News: Caring canines honor fallen service members
Story by Nick D'Amario
FORT LEE, Va. - Cindy Robinson, Defense Contract Management Agency Contracts directorate executive assistant, and Sadie, her Labrador retriever, recently participated in an area Run for the Fallen event, which honored 350 service members who died in service to their country.
Robinson and Sadie were joined by seven other members and their therapy dogs of the Richmond–based Caring Canines group in support of the event.
“This was an opportunity for our group to honor those who have made the ultimate sacrifice in the service of their nation, and offer our comfort and support for their survivors and other participants,” said Robinson, a retired Army veteran.
Among the more than 6,000 event participants who walked or ran nearly 20,000 miles were 98 family members of those being honored at the event.
Photographs representing those who made the ultimate sacrifice — from the Vietnam War through the nation’s most recent conflicts — were displayed for participants to pay tribute.
According to Angela Bellamy, Survivor Outreach coordinator for the Army Community Services here and organizer of the Run for the Fallen event, groups such as Caring Canines bring added value to the event.
“Every organization that comes out to support this event helps honor the memories of the fallen, and ensures that America’s sons and daughters are not forgotten,” said Bellamy.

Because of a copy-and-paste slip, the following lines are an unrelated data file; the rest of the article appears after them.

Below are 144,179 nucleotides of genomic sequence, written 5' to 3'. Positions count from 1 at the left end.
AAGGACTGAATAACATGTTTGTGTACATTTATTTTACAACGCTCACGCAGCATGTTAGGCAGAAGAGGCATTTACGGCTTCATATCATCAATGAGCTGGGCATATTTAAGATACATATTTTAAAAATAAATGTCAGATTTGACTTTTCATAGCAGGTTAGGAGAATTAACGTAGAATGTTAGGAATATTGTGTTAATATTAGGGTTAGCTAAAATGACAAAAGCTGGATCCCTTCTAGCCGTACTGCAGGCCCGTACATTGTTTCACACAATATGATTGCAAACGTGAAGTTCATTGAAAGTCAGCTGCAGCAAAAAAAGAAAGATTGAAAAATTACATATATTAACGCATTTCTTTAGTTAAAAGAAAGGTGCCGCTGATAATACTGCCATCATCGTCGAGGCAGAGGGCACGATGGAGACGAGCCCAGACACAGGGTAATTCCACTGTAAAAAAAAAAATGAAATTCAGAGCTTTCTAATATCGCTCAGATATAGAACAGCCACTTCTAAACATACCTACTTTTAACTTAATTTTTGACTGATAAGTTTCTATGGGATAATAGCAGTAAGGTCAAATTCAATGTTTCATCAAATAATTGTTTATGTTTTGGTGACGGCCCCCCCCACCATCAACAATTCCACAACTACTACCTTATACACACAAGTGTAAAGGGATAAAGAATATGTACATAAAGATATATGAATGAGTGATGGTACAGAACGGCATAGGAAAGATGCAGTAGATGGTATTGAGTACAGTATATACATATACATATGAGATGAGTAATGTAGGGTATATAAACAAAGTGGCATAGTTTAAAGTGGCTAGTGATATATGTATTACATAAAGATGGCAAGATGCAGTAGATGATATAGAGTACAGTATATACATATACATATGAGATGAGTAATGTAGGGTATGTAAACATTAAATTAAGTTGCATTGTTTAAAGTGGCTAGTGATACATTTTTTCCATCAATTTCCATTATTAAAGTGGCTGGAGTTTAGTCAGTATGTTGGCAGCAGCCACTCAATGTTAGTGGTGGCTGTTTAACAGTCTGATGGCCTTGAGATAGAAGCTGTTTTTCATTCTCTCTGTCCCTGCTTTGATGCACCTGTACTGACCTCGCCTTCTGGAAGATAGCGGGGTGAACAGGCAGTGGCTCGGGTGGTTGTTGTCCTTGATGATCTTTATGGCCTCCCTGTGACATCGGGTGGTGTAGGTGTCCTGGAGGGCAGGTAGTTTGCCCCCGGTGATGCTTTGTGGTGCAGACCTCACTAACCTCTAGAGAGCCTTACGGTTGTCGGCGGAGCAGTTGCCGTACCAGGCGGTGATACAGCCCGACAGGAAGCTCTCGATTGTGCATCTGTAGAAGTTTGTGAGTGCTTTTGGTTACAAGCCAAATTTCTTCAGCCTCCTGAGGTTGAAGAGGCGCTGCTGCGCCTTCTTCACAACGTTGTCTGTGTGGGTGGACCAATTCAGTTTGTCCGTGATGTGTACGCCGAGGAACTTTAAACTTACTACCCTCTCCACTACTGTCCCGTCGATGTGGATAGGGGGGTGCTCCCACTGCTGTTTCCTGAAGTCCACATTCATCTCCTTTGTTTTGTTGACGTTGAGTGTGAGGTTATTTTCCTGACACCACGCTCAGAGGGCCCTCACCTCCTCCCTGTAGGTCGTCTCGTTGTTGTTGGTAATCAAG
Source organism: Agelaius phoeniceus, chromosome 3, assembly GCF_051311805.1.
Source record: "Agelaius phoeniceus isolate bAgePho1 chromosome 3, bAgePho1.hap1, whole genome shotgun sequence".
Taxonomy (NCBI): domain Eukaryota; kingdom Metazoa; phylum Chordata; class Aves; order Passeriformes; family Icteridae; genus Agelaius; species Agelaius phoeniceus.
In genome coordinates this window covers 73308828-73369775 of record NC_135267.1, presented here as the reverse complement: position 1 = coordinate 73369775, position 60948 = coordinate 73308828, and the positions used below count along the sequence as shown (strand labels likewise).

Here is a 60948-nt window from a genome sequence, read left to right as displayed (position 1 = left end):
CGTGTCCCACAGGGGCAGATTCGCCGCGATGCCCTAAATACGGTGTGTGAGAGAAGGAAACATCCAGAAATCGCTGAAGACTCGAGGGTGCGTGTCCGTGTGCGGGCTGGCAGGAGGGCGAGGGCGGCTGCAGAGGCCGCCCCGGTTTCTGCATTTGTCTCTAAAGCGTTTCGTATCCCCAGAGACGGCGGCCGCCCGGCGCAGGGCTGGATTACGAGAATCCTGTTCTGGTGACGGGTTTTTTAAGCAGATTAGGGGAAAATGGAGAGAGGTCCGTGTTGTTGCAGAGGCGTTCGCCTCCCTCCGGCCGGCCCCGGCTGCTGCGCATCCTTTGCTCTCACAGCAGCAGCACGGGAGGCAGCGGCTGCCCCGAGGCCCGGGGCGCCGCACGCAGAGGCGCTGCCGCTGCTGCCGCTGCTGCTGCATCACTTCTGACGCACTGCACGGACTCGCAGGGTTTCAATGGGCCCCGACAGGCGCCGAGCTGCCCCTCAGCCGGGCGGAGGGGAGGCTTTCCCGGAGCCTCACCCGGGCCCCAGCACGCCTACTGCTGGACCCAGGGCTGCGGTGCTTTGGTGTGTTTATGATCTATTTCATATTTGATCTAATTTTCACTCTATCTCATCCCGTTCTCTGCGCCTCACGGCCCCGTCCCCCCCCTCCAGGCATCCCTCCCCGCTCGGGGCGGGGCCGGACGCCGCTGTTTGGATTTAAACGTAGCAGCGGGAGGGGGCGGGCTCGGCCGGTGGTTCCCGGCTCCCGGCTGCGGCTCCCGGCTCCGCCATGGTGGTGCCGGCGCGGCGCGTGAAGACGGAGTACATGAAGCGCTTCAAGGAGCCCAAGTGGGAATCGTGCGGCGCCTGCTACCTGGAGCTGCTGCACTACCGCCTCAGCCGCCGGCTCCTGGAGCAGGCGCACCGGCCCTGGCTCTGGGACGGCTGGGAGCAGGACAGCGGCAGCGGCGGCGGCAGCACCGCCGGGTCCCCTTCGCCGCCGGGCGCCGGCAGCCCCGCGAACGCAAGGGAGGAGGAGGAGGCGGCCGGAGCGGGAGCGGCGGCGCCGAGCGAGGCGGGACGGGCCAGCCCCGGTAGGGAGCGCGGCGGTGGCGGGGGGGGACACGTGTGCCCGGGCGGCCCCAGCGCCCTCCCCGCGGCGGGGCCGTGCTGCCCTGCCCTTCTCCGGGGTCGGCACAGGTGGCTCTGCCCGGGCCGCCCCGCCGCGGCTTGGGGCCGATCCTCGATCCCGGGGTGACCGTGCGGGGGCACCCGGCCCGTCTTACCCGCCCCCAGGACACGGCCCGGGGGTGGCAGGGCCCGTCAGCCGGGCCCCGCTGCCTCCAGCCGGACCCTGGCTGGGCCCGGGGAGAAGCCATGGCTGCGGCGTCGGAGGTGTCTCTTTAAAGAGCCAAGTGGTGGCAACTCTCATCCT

The animals of Caring Canines, referred to as therapy dogs or comfort dogs, lavish their affection on those in need of a special, emotional nudge in the right direction. Founded in 1999, the all-volunteer group has a 147-membership that regularly visit dozens of facilities: independent living, assisted living and nursing homes, hospices, hospitals, rehabilitation and juvenile detention facilities, and libraries.
In 2013, Robinson and Sadie made more than 35 visits. Most recently, she and Sadie visited a Veterans Affairs hospital and held a Read to Rover session at the Chester Library. Read to Rover sessions help children become better readers by reading aloud to therapy dogs.
Robinson, who has been a member of Caring Canines since 2012, said her interest in the therapy dog group program comes from her love of volunteer work and the basic desire to give to others. “With Sadie, I cherish the opportunity to see her provide affection and comfort to others."